In the excitement of 1848 a revolutionary group seizes Kiel, declares the independence of the two duchies from Denmark and appeals to the German Confederation for help. The result is an invasion of Schleswig-Holstein, and then of Denmark itself, by a Prussian army on behalf of the Confederation.


On this occasion international pressure forces the Prussians to withdraw and the two duchies are restored to Denmark. But the crisis flares again in 1863 when the Danish king Frederick VII dies. He has no direct male heir. In Denmark the crown can pass through the female line; but Holstein, like the rest of the German empire, observes the Salic law.

This casts doubt on the right of the new Danish king, Christian IX, to the duchy of Holstein. The German Confederation (still officially presided over by Austria) decides to act. A joint Austrian and Prussian army overruns both Holstein and Schleswig. The result this time is that the two duchies are ceded jointly to Prussia and Austria, by the treaty of Vienna in October 1864.


At the best of times agreement on how to administer the new territories would be difficult to achieve between Prussia and Austria, as rivals for hegemony in Germany. It is made more so now by the fact that Prussia has an agressive and skilful new prime minister, Otto von Bismarck, appointed by William I in 1862. He is determined that Prussia shall replace Austria as leader of the German states, and he sees his chance in Schleswig-Holstein.

It is agreed in 1865 that Prussia will administer Schleswig while Austria will be responsible for Holstein. In June 1866 Bismarck contrives to find fault with Austria's part of the bargain. Prussian troops march from Schleswig into Holstein.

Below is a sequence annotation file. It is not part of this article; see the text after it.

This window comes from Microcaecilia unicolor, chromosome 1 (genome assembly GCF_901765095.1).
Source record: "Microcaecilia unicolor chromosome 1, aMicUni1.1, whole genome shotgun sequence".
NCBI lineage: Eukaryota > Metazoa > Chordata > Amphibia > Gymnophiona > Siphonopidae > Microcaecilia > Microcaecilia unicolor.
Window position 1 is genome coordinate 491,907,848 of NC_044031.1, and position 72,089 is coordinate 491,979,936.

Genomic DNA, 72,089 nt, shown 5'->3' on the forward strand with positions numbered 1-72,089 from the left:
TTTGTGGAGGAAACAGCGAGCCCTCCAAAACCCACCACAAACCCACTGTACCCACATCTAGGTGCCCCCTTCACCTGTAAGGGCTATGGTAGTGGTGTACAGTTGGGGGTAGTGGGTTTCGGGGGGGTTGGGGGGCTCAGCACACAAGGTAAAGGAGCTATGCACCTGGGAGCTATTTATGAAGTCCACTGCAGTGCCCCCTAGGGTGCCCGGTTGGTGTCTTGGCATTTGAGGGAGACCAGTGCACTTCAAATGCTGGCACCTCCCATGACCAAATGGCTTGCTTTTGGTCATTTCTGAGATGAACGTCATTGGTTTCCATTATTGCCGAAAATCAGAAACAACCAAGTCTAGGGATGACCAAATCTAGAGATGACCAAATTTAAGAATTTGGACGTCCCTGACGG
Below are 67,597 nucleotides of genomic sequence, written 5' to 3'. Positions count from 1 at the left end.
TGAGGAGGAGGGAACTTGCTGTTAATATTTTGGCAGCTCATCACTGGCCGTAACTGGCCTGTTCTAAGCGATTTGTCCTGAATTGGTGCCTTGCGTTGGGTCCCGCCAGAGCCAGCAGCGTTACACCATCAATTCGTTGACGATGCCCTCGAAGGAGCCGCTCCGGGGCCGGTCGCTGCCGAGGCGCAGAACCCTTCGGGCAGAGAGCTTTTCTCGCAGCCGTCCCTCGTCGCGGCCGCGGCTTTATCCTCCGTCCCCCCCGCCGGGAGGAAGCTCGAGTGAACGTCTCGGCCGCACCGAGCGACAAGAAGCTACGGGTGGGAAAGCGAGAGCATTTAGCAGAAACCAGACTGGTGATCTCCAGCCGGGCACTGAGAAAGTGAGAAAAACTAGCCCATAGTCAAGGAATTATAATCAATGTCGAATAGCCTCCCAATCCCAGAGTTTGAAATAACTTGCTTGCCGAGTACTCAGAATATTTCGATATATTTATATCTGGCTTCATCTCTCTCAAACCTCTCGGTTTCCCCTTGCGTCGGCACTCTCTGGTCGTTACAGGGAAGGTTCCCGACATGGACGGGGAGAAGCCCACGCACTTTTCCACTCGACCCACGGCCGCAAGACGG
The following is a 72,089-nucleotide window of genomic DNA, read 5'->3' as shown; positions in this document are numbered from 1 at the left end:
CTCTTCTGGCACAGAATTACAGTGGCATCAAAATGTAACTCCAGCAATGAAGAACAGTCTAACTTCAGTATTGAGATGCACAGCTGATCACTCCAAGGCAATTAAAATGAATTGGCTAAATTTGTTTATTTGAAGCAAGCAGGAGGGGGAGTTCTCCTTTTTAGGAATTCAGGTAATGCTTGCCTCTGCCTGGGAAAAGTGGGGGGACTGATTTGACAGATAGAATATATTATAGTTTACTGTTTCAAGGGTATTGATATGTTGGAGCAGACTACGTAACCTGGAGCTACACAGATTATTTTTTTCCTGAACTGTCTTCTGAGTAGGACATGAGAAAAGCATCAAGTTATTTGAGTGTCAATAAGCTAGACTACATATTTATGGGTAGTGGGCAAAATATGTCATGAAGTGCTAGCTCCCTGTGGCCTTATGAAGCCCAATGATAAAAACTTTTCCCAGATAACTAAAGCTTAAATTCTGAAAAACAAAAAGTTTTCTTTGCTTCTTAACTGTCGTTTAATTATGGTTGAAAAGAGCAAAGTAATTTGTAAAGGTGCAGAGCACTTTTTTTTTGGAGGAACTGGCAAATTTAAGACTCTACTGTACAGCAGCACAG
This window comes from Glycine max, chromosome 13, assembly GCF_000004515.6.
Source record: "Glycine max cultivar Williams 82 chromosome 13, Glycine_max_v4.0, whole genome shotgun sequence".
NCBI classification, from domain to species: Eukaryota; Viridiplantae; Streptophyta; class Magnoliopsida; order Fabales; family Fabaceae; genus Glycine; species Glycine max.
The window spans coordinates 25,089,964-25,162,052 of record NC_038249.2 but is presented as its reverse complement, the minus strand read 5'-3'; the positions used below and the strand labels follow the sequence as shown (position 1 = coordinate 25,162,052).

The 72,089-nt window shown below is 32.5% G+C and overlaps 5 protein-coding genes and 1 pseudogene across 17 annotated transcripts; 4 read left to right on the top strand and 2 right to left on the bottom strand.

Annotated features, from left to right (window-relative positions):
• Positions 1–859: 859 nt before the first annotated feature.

Austria, presiding over the German Confederation (a role acquired half a century earlier at the congress of Vienna), proposes that the Confederation as a whole should restrain its belligerent member. Prussia, certain to be outvoted on the issue, responds on 14 June 1866 by declaring the Confederation defunct.

On June 15, when Saxony, Hanover and Hesse-Kassel refuse to give assurances that they will remain neutral, Prussia invades all three states. The war deciding the future shape of Germany has begun. It will be a short one.


Seven Weeks' War: 1866

The speed of Prussia's victory in the war of 1866 against Austria is largely the result of reforms carried out in the Prussian army by Helmut von Moltke. Appointed chief of the general staff in 1857, he appreciates that recent technological developments - in particular railways and telegraphy - transform the nature of war (as the civil war in America has recently shown). Troops can move fast to seize sudden opportunities. Separate armies can remain in communication while fighting a single campaign on an extended front.

This new strategy requires a much larger and more highly trained general staff, responsible for overall planning and the provision of accurate maps and up-to-date intelligence.


Moltke has several years in which to train his staff and develop new battle plans before Prussia has to face an enemy of equal stature - the Austrian empire, in 1866. He also has the advantage that the Prussian army is now fully equipped with the Dreyse breech-loading rifle (introduced from 1848). The Austrian infantry, still loading their muskets by ramming powder and shot down the muzzle, have a much slower rate of fire.